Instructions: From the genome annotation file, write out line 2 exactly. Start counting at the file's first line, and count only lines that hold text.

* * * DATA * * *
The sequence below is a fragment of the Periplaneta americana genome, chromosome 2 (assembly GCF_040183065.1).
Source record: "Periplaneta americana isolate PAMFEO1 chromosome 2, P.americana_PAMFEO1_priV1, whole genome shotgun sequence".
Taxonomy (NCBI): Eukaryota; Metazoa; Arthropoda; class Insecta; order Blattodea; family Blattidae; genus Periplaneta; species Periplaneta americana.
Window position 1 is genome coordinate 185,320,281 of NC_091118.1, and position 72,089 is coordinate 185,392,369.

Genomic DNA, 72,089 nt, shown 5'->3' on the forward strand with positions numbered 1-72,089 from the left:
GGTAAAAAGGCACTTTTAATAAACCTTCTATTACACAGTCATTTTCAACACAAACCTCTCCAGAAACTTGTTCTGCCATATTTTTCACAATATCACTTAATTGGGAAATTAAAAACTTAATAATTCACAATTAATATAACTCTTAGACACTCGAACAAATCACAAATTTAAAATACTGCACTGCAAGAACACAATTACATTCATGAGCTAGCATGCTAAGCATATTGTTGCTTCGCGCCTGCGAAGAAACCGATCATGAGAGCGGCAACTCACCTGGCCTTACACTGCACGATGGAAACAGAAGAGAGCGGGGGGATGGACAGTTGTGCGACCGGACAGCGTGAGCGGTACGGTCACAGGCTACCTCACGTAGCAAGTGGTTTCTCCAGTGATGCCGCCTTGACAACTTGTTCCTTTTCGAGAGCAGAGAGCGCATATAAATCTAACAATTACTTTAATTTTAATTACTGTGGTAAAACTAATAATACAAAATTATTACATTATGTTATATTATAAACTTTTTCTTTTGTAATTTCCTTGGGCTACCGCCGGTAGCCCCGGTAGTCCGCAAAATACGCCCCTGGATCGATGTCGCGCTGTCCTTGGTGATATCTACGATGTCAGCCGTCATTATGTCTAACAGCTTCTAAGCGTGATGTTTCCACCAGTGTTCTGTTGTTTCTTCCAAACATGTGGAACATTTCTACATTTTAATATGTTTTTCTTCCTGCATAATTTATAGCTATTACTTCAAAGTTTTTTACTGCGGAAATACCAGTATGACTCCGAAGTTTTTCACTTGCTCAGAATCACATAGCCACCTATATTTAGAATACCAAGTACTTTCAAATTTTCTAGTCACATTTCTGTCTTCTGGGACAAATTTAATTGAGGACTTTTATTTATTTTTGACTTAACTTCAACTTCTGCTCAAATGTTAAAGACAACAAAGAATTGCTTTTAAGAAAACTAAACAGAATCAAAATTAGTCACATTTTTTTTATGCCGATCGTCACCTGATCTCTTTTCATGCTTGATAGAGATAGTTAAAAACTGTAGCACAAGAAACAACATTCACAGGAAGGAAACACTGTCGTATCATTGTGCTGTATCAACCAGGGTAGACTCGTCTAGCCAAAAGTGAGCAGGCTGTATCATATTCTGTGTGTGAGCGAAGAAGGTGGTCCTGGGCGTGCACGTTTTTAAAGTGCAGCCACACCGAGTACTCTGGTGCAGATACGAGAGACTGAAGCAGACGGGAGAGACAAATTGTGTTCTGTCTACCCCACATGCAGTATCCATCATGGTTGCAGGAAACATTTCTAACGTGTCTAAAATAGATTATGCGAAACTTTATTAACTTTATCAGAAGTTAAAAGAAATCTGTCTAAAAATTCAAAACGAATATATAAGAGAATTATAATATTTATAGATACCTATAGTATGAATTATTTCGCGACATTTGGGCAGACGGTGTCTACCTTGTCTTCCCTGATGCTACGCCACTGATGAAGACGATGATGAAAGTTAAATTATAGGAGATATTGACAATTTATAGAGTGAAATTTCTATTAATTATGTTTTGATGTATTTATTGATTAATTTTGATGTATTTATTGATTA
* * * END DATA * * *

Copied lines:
Source record: "Periplaneta americana isolate PAMFEO1 chromosome 2, P.americana_PAMFEO1_priV1, whole genome shotgun sequence".